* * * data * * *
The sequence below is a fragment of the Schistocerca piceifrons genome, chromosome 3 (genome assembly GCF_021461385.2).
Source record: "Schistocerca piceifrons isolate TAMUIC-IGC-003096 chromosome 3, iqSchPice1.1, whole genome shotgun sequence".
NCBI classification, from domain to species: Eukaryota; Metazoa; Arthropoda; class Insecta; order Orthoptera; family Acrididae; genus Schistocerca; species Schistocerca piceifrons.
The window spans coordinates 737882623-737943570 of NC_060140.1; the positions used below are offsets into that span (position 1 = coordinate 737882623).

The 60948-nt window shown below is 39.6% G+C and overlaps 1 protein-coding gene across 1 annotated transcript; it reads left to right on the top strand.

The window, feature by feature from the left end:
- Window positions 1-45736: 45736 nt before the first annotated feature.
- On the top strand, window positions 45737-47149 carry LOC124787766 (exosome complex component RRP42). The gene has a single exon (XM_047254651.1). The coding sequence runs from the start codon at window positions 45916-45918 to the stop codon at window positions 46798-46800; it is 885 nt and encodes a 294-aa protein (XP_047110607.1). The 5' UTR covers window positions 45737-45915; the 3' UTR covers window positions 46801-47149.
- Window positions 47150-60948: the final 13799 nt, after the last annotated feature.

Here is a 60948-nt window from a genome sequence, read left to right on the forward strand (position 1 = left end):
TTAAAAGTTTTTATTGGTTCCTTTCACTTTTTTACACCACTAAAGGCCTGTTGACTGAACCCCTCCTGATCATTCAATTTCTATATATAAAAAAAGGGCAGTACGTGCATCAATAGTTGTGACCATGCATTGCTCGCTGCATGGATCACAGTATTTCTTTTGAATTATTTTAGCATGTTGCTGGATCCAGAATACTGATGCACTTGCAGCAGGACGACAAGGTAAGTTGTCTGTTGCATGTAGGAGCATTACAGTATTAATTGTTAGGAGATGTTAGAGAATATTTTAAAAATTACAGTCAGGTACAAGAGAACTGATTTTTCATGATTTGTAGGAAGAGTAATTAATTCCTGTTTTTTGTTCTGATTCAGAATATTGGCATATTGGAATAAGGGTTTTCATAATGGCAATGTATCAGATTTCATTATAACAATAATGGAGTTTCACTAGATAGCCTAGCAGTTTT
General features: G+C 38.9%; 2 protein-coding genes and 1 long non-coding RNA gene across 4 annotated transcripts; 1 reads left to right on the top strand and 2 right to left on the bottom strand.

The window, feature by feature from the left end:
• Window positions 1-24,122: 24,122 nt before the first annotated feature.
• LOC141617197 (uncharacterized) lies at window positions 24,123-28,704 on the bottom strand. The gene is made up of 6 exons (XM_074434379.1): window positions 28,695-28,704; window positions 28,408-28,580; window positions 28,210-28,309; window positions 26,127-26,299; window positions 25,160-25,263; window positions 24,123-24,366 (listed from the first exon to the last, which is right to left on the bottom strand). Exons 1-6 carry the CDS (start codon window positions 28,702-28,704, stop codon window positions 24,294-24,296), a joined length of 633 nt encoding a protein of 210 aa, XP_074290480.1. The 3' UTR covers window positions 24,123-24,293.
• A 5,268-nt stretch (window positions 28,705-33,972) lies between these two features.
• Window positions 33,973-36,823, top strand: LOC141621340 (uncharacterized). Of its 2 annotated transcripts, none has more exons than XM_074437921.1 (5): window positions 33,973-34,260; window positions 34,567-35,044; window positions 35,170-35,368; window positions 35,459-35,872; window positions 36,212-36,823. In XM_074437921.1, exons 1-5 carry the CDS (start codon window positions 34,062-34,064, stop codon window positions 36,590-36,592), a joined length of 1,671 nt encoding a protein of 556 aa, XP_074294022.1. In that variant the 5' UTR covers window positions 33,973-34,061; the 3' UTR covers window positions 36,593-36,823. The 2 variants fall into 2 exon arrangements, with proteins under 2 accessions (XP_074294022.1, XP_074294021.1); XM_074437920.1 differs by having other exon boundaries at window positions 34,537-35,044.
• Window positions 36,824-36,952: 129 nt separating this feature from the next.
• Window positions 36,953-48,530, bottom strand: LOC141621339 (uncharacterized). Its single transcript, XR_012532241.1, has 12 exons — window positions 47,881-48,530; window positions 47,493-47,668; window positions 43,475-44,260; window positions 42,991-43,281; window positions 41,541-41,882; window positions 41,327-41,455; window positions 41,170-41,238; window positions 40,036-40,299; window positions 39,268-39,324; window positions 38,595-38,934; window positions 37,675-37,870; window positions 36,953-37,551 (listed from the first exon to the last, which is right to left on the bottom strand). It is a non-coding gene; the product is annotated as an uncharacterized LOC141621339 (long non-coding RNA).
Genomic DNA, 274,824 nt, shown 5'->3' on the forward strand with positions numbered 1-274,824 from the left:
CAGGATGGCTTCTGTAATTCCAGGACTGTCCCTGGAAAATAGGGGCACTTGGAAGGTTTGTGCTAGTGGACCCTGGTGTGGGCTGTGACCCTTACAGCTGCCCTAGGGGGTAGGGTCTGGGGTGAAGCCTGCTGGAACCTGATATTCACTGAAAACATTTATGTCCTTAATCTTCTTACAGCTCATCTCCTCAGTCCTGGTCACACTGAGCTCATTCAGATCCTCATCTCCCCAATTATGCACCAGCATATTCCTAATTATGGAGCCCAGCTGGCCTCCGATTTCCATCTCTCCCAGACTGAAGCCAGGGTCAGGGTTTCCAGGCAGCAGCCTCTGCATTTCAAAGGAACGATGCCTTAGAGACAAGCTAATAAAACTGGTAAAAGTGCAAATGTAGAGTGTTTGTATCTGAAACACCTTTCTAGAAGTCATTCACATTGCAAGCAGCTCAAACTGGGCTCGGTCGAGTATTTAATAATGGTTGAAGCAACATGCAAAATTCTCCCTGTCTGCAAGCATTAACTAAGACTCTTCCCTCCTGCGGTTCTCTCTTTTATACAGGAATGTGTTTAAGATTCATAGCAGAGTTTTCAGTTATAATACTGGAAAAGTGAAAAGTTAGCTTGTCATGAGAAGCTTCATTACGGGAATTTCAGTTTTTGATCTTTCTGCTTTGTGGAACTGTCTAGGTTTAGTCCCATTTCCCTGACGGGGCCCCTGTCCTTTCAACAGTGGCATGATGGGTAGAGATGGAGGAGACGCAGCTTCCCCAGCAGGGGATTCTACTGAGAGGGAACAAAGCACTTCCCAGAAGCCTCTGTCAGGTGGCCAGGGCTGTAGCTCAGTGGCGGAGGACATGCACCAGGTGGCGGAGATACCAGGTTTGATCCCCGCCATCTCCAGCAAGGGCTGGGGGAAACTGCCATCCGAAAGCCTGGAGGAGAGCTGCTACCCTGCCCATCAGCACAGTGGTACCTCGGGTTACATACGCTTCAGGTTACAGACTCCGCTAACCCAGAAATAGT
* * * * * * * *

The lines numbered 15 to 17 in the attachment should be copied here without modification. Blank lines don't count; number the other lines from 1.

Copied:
• LOC141617197 (uncharacterized) lies at window positions 24,123-28,704 on the bottom strand. The gene is made up of 6 exons (XM_074434379.1): window positions 28,695-28,704; window positions 28,408-28,580; window positions 28,210-28,309; window positions 26,127-26,299; window positions 25,160-25,263; window positions 24,123-24,366 (listed from the first exon to the last, which is right to left on the bottom strand). Exons 1-6 carry the CDS (start codon window positions 28,702-28,704, stop codon window positions 24,294-24,296), a joined length of 633 nt encoding a protein of 210 aa, XP_074290480.1. The 3' UTR covers window positions 24,123-24,293.
• A 5,268-nt stretch (window positions 28,705-33,972) lies between these two features.
• Window positions 33,973-36,823, top strand: LOC141621340 (uncharacterized). Of its 2 annotated transcripts, none has more exons than XM_074437921.1 (5): window positions 33,973-34,260; window positions 34,567-35,044; window positions 35,170-35,368; window positions 35,459-35,872; window positions 36,212-36,823. In XM_074437921.1, exons 1-5 carry the CDS (start codon window positions 34,062-34,064, stop codon window positions 36,590-36,592), a joined length of 1,671 nt encoding a protein of 556 aa, XP_074294022.1. In that variant the 5' UTR covers window positions 33,973-34,061; the 3' UTR covers window positions 36,593-36,823. The 2 variants fall into 2 exon arrangements, with proteins under 2 accessions (XP_074294022.1, XP_074294021.1); XM_074437920.1 differs by having other exon boundaries at window positions 34,537-35,044.